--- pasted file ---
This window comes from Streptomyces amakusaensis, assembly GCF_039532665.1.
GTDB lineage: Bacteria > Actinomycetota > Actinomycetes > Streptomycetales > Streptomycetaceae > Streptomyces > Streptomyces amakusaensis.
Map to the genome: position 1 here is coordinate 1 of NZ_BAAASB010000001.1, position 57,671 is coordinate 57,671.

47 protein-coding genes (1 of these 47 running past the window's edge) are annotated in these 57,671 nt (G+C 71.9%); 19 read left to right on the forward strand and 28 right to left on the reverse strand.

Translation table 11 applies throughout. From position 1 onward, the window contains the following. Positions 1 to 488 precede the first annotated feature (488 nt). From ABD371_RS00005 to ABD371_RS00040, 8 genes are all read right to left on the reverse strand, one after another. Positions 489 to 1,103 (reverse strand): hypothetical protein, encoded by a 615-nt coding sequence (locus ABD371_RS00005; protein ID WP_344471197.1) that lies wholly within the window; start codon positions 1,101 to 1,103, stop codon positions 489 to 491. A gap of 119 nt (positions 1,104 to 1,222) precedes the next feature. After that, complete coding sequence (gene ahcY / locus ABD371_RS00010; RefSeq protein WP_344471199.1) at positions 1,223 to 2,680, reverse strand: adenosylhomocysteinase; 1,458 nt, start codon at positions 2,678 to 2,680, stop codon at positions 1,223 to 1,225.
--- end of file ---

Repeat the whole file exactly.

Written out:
This window comes from Streptomyces amakusaensis, assembly GCF_039532665.1.
GTDB lineage: Bacteria > Actinomycetota > Actinomycetes > Streptomycetales > Streptomycetaceae > Streptomyces > Streptomyces amakusaensis.
Map to the genome: position 1 here is coordinate 1 of NZ_BAAASB010000001.1, position 57,671 is coordinate 57,671.

47 protein-coding genes (1 of these 47 running past the window's edge) are annotated in these 57,671 nt (G+C 71.9%); 19 read left to right on the forward strand and 28 right to left on the reverse strand.

Translation table 11 applies throughout. From position 1 onward, the window contains the following. Positions 1 to 488 precede the first annotated feature (488 nt). From ABD371_RS00005 to ABD371_RS00040, 8 genes are all read right to left on the reverse strand, one after another. Positions 489 to 1,103 (reverse strand): hypothetical protein, encoded by a 615-nt coding sequence (locus ABD371_RS00005; protein ID WP_344471197.1) that lies wholly within the window; start codon positions 1,101 to 1,103, stop codon positions 489 to 491. A gap of 119 nt (positions 1,104 to 1,222) precedes the next feature. After that, complete coding sequence (gene ahcY / locus ABD371_RS00010; RefSeq protein WP_344471199.1) at positions 1,223 to 2,680, reverse strand: adenosylhomocysteinase; 1,458 nt, start codon at positions 2,678 to 2,680, stop codon at positions 1,223 to 1,225.